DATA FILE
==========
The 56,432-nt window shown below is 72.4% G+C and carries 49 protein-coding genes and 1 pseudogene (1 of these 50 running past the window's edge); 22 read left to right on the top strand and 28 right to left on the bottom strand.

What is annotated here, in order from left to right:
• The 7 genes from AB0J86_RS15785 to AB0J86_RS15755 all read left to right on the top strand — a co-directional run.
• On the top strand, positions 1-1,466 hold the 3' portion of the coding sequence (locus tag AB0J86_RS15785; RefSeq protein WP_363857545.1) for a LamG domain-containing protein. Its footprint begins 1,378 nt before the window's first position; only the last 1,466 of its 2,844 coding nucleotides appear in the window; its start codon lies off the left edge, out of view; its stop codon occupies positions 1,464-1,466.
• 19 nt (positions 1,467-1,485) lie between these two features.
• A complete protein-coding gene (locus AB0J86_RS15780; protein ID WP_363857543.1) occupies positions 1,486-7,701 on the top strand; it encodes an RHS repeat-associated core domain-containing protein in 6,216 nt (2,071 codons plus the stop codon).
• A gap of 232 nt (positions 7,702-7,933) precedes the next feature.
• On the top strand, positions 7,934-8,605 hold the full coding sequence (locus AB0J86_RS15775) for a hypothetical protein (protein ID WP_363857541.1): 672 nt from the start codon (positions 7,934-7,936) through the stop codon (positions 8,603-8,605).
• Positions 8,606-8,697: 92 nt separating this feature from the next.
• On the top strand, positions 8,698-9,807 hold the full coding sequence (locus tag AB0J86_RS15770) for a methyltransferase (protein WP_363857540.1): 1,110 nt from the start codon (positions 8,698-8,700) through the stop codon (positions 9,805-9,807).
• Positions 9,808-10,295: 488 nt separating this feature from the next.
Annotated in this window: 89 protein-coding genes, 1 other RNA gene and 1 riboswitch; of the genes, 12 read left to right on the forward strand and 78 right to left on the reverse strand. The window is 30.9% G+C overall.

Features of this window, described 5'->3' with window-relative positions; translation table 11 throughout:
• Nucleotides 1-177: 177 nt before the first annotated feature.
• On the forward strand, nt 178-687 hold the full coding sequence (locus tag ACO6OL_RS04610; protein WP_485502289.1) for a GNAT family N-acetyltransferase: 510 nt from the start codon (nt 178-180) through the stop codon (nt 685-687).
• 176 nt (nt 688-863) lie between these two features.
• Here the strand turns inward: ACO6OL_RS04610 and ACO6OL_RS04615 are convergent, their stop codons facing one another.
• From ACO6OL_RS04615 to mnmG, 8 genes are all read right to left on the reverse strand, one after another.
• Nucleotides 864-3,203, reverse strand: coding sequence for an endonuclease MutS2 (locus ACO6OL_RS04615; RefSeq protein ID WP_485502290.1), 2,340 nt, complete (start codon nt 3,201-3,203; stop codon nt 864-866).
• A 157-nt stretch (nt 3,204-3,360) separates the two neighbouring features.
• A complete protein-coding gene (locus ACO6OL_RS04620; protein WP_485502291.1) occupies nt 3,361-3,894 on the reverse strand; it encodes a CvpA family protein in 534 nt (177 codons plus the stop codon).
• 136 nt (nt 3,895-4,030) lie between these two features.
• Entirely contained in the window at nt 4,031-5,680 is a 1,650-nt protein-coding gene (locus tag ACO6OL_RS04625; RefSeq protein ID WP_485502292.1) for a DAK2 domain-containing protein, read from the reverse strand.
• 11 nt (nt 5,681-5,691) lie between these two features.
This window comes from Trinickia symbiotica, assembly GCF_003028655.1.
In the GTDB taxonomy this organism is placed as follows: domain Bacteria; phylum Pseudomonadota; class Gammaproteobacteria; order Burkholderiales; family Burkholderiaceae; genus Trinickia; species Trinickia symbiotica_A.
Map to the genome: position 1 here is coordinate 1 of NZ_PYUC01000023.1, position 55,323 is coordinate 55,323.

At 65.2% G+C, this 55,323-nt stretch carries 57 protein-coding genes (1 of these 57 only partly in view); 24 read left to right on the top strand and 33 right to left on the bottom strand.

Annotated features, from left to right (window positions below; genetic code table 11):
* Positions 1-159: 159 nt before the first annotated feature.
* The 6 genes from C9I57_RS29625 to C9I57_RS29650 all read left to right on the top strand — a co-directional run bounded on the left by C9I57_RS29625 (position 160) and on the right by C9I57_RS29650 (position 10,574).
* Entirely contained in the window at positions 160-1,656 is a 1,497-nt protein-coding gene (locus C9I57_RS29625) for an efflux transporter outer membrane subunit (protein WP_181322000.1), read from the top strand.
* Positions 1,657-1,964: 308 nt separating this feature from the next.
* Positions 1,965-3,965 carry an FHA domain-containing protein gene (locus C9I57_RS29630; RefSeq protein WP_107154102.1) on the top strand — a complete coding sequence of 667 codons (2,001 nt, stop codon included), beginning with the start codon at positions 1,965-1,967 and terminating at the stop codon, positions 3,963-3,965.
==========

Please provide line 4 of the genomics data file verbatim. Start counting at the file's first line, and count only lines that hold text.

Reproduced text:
• On the top strand, positions 1-1,466 hold the 3' portion of the coding sequence (locus tag AB0J86_RS15785; RefSeq protein WP_363857545.1) for a LamG domain-containing protein. Its footprint begins 1,378 nt before the window's first position; only the last 1,466 of its 2,844 coding nucleotides appear in the window; its start codon lies off the left edge, out of view; its stop codon occupies positions 1,464-1,466.